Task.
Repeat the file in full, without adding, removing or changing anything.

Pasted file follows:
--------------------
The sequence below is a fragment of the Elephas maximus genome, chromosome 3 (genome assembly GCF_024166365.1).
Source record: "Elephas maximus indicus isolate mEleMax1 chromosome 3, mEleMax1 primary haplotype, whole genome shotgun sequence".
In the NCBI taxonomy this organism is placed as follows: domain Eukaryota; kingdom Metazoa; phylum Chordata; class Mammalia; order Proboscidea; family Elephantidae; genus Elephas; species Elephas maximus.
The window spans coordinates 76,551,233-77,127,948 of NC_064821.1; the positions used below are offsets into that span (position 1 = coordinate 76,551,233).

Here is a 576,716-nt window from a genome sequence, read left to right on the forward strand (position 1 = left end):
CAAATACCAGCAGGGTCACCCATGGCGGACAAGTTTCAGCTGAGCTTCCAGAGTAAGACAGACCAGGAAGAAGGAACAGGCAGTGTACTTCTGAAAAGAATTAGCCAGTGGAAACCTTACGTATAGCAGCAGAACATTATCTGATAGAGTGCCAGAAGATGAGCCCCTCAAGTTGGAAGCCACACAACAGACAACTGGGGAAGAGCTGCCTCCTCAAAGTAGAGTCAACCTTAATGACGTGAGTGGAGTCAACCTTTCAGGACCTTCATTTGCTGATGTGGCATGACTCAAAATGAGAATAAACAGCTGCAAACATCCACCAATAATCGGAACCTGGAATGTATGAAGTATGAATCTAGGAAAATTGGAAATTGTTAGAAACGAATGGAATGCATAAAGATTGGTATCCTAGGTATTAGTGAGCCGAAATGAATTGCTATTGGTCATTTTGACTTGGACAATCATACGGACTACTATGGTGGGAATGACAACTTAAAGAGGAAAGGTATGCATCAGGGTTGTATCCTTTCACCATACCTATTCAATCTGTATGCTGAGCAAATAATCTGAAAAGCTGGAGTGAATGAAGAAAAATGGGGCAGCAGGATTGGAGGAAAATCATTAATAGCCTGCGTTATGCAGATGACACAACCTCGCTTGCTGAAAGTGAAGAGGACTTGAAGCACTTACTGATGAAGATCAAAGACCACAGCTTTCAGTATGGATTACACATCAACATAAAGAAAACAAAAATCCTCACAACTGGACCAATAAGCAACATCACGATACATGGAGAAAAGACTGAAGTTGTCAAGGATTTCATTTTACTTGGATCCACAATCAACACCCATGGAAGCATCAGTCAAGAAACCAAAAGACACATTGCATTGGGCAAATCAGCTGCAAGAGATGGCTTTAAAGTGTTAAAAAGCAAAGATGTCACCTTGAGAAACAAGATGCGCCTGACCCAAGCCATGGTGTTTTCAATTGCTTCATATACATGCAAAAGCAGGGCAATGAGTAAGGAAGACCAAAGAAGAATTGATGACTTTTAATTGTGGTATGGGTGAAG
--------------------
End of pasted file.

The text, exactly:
The sequence below is a fragment of the Elephas maximus genome, chromosome 3 (genome assembly GCF_024166365.1).
Source record: "Elephas maximus indicus isolate mEleMax1 chromosome 3, mEleMax1 primary haplotype, whole genome shotgun sequence".
In the NCBI taxonomy this organism is placed as follows: domain Eukaryota; kingdom Metazoa; phylum Chordata; class Mammalia; order Proboscidea; family Elephantidae; genus Elephas; species Elephas maximus.
The window spans coordinates 76,551,233-77,127,948 of NC_064821.1; the positions used below are offsets into that span (position 1 = coordinate 76,551,233).

Here is a 576,716-nt window from a genome sequence, read left to right on the forward strand (position 1 = left end):
CAAATACCAGCAGGGTCACCCATGGCGGACAAGTTTCAGCTGAGCTTCCAGAGTAAGACAGACCAGGAAGAAGGAACAGGCAGTGTACTTCTGAAAAGAATTAGCCAGTGGAAACCTTACGTATAGCAGCAGAACATTATCTGATAGAGTGCCAGAAGATGAGCCCCTCAAGTTGGAAGCCACACAACAGACAACTGGGGAAGAGCTGCCTCCTCAAAGTAGAGTCAACCTTAATGACGTGAGTGGAGTCAACCTTTCAGGACCTTCATTTGCTGATGTGGCATGACTCAAAATGAGAATAAACAGCTGCAAACATCCACCAATAATCGGAACCTGGAATGTATGAAGTATGAATCTAGGAAAATTGGAAATTGTTAGAAACGAATGGAATGCATAAAGATTGGTATCCTAGGTATTAGTGAGCCGAAATGAATTGCTATTGGTCATTTTGACTTGGACAATCATACGGACTACTATGGTGGGAATGACAACTTAAAGAGGAAAGGTATGCATCAGGGTTGTATCCTTTCACCATACCTATTCAATCTGTATGCTGAGCAAATAATCTGAAAAGCTGGAGTGAATGAAGAAAAATGGGGCAGCAGGATTGGAGGAAAATCATTAATAGCCTGCGTTATGCAGATGACACAACCTCGCTTGCTGAAAGTGAAGAGGACTTGAAGCACTTACTGATGAAGATCAAAGACCACAGCTTTCAGTATGGATTACACATCAACATAAAGAAAACAAAAATCCTCACAACTGGACCAATAAGCAACATCACGATACATGGAGAAAAGACTGAAGTTGTCAAGGATTTCATTTTACTTGGATCCACAATCAACACCCATGGAAGCATCAGTCAAGAAACCAAAAGACACATTGCATTGGGCAAATCAGCTGCAAGAGATGGCTTTAAAGTGTTAAAAAGCAAAGATGTCACCTTGAGAAACAAGATGCGCCTGACCCAAGCCATGGTGTTTTCAATTGCTTCATATACATGCAAAAGCAGGGCAATGAGTAAGGAAGACCAAAGAAGAATTGATGACTTTTAATTGTGGTATGGGTGAAG